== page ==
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James Barta: Former registrar has fond memories of BC’s early years

James Barta: Former registrar has fond memories of BC’s early years

Tue Oct 30, 2018


James Barta poses for a photo during a recent visit to Brazosport College.


James Barta works at Brazosport College in this 1975 BC file photo.

With nine stand-alone buildings, beautiful water features and eye-catching architectural designs around every corner, the 156-acre Brazosport College campus is well known as one of the area’s nicest locations.

But it wasn’t always this picturesque.

In fact, the current campus isn’t even where Brazosport College got its start. For that, the College goes back 50 years, in a small building in Freeport, where it spent two years before moving to the land it sits on today. Most people either weren’t around or simply don’t recall Brazosport College from those earliest days.

This isn’t the case for James Barta, who not only remembers Brazosport College’s infancy, but also has vivid memories of working for the College during that time.

Barta wasn’t at BC when the doors opened in the fall of 1968, but he was part of the staff by the time summer rolled around in 1969 and remembers many of the advantages and disadvantages of starting up a new college.

“This College was such a fantastic place to work,” Barta said of the school, known then as Brazosport Junior College. “The employees were so close, it was like a family.

“We started in the old Lanier High School in Freeport, and my office was in an old hallway where the air conditioner drained, so we enjoyed the sound of dripping water,” he added with a laugh. “But we knew what we had to do and what was necessary at the time.”

Barta’s time in Freeport was limited, however, as the school moved to its current location on the banks of Oyster Creek only two years after opening its doors.

“It was such a nice change,” Barta said of the move to Lake Jackson. “With the beautiful setting and all of the nice new furniture. Everyone was in awe of the new facilities.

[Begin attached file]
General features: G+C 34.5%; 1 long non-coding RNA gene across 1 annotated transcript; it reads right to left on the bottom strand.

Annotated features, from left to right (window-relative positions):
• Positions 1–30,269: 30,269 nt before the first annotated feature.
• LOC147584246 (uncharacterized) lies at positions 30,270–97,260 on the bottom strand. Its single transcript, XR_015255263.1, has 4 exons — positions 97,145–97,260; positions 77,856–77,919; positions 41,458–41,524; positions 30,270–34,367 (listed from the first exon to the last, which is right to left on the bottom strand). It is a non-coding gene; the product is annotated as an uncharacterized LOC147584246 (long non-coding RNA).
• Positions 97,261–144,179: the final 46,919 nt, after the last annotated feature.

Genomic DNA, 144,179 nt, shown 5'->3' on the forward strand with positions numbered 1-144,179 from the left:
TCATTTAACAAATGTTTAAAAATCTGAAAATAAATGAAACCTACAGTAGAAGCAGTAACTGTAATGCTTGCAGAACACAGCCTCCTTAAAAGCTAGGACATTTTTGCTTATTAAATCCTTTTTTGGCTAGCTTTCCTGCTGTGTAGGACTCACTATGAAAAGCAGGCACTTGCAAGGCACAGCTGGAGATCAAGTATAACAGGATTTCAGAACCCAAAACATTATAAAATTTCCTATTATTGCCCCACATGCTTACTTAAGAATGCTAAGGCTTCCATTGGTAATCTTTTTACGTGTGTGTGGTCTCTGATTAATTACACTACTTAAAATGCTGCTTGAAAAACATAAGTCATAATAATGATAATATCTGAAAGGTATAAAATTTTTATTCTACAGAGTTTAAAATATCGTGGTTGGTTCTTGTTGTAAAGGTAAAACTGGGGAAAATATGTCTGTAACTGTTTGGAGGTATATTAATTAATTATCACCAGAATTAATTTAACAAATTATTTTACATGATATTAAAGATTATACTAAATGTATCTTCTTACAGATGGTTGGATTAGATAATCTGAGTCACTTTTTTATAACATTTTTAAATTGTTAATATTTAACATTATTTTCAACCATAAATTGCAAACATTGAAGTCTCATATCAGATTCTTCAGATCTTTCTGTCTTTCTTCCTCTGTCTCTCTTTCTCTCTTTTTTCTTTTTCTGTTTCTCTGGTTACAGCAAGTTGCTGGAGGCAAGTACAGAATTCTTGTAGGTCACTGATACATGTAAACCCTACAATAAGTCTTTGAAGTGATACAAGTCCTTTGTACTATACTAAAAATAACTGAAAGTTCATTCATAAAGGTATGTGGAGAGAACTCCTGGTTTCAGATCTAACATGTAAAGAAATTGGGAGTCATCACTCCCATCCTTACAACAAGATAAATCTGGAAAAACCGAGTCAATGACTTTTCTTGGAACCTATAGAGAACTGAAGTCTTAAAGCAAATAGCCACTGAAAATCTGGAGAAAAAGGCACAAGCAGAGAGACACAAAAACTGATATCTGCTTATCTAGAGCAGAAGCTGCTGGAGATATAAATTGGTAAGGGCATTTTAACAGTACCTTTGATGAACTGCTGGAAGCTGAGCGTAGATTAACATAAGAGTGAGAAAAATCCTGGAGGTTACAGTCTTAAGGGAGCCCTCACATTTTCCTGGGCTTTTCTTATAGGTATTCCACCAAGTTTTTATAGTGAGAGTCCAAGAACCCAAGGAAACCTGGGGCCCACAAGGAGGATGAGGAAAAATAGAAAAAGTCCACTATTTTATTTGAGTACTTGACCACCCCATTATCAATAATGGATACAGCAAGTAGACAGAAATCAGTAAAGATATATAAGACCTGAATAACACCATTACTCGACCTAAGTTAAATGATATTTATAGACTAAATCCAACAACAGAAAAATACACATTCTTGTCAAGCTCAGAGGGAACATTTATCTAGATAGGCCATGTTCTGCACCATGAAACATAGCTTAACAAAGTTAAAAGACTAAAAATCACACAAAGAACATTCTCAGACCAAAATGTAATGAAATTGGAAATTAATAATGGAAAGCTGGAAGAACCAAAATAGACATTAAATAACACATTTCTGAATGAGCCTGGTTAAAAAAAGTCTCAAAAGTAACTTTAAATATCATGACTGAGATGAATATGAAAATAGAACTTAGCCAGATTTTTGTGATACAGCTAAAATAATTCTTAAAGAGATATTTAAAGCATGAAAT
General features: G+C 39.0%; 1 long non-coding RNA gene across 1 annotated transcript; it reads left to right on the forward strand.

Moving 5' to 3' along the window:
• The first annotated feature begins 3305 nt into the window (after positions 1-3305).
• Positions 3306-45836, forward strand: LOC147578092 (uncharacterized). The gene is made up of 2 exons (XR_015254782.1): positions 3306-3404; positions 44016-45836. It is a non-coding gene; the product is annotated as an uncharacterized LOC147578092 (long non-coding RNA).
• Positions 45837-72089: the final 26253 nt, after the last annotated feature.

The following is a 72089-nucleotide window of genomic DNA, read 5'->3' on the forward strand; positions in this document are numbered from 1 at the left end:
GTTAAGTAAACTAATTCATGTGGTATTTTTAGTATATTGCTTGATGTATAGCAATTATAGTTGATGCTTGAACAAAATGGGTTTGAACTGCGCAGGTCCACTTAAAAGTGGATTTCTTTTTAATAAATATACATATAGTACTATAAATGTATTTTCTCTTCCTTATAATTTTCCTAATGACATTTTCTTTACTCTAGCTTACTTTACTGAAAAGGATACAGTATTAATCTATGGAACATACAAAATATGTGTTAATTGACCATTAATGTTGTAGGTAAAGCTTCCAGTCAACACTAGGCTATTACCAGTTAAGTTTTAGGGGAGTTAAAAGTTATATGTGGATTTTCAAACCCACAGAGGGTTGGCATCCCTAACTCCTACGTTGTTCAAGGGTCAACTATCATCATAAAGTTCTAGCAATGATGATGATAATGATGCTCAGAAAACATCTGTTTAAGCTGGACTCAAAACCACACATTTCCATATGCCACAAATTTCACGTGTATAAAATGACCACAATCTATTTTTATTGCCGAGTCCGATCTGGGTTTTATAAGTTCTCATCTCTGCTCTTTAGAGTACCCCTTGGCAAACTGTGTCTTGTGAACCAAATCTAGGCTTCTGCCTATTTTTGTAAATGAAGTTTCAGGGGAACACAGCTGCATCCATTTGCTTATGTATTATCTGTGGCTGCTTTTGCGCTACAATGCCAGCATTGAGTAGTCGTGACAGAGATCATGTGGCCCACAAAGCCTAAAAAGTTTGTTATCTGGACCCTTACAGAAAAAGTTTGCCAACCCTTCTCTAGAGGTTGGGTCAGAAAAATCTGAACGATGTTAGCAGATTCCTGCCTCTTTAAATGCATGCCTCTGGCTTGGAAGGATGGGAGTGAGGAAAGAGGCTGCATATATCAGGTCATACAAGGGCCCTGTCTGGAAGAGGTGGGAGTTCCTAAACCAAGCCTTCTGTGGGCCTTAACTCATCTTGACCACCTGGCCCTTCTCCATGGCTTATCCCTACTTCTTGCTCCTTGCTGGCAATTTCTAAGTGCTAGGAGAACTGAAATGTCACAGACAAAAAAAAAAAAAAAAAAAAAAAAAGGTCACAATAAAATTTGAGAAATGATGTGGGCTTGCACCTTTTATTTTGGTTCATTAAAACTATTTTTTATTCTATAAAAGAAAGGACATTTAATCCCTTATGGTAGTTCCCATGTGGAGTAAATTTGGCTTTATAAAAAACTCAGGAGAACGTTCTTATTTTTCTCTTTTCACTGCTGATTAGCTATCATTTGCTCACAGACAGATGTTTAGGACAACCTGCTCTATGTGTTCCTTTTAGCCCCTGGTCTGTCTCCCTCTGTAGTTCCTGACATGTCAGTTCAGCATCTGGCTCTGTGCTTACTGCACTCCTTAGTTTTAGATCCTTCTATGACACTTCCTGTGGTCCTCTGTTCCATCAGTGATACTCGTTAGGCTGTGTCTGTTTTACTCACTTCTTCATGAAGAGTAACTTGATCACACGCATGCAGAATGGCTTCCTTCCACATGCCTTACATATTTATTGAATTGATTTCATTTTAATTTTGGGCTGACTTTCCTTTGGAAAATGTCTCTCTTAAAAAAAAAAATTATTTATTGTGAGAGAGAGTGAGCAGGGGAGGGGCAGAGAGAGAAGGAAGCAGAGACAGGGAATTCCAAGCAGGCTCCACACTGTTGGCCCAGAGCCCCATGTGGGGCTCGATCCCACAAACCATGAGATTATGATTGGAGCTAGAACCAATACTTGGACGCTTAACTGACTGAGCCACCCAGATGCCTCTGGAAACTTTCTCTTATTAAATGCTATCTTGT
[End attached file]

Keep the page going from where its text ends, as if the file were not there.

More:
“I considered it an opportunity to get things set up the way they needed to be,” he added.

Barta, who was the director of admissions and registrar, had one of the most challenging positions on campus. One of his primary roles was to make the registration process as quick and smooth as possible, which is never an easy task. He also did this job many years before computers and the Internet changed the world.

“The system was 3-by-5 index cards and keeping a manual tally of how many were in classes,” Barta said. “It was a smaller number than it is today, but everything still had to be typed up and recorded. It was a much different system than it is today, but everyone pitched in and it worked well.”

Barta, who retired from Brazosport College in 1998, also spearheaded the change from index cards to computers.

“That was a fantastic change,” he said. “There were different procedures and things we had to deal with while learning the evolution into computers but, with the staff we had, it was a good transition.”

For Barta, his co-workers provided the greatest memories during his 30-year career at BC. He knew all four of the College’s presidents, as well as most of the long-term staff and faculty members. He’s still recognized by many when he visits the campus today.

Actually, his influence still resonates around campus, especially through a couple of current BC employees.

“Brazosport College has had so many great employees through the years,” Barta said. “In fact, two ladies I hired 20 or so years ago — Jeraldyne Stripling and Suzanne Raymond — are still working here.

“I always joked with them that I hired them for life,” he added with a laugh. “I guess that’s the case.”

As for Stripling and Raymond, they remain close to Barta to this day.

“I was so grateful when he hired me,” Raymond said. “He was the best boss and you always knew what was expected.”

“We hated to see him take early retirement,” Stripling added. “But we still see him. We’ve even visited him at his home in the hill country. He’s a great friend.”

Today, Barta lives in Wimberley with his wife, Rosemary, and spends much of his time creating art through pottery and photography. Along with Rosemary, who is a talented painter, he is occasionally spotted selling their works at art shows.

Not surprisingly, he was introduced to pottery through classes at Brazosport College.

Actually, that sums up the importance of Brazosport College to Barta. Not only did it give him a career, it also provided a lifestyle after retirement.

“Brazosport College means so much to so many people,” Barta said. “I was fortunate to have the opportunity to be associated with such good people here, have all the benefits and a good salary. This college has made a difference for me and my family.”